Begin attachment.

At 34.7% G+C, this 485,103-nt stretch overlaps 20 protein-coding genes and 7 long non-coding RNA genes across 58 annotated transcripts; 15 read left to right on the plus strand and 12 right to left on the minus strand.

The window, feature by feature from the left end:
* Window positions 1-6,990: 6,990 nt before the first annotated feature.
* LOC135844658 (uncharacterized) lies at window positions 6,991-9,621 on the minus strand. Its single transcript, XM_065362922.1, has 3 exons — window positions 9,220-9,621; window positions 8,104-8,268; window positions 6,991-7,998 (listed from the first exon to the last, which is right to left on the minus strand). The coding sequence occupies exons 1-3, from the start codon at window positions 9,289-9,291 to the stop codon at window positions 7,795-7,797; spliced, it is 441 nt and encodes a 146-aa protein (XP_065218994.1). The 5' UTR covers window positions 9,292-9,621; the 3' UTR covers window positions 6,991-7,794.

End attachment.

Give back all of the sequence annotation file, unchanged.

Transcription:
At 34.7% G+C, this 485,103-nt stretch overlaps 20 protein-coding genes and 7 long non-coding RNA genes across 58 annotated transcripts; 15 read left to right on the plus strand and 12 right to left on the minus strand.

The window, feature by feature from the left end:
* Window positions 1-6,990: 6,990 nt before the first annotated feature.
* LOC135844658 (uncharacterized) lies at window positions 6,991-9,621 on the minus strand. Its single transcript, XM_065362922.1, has 3 exons — window positions 9,220-9,621; window positions 8,104-8,268; window positions 6,991-7,998 (listed from the first exon to the last, which is right to left on the minus strand). The coding sequence occupies exons 1-3, from the start codon at window positions 9,289-9,291 to the stop codon at window positions 7,795-7,797; spliced, it is 441 nt and encodes a 146-aa protein (XP_065218994.1). The 5' UTR covers window positions 9,292-9,621; the 3' UTR covers window positions 6,991-7,794.